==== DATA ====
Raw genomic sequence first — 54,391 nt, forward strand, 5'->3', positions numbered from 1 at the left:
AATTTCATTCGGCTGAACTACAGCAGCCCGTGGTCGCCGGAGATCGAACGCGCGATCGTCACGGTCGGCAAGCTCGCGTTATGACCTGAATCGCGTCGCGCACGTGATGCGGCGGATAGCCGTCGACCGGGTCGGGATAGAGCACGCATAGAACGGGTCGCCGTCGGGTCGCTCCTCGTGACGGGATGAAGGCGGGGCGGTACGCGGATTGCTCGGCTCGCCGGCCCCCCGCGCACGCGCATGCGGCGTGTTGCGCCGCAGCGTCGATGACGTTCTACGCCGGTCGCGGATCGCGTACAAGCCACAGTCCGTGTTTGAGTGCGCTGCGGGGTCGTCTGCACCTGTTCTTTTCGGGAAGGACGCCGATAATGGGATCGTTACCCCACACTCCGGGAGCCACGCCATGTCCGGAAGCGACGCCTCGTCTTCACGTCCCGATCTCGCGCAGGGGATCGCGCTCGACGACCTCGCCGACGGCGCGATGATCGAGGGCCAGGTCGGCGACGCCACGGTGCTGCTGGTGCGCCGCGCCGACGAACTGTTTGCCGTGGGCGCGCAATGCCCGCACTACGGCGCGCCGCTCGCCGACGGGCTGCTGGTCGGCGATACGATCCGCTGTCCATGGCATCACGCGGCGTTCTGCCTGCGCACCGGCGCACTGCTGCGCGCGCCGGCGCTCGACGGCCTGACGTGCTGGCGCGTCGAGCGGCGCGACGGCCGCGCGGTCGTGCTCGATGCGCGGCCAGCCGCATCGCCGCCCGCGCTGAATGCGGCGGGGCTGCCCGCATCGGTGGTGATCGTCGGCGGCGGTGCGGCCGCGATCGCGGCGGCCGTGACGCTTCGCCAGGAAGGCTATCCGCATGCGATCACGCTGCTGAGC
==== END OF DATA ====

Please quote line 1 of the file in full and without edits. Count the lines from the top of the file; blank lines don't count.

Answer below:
Raw genomic sequence first — 54,391 nt, forward strand, 5'->3', positions numbered from 1 at the left: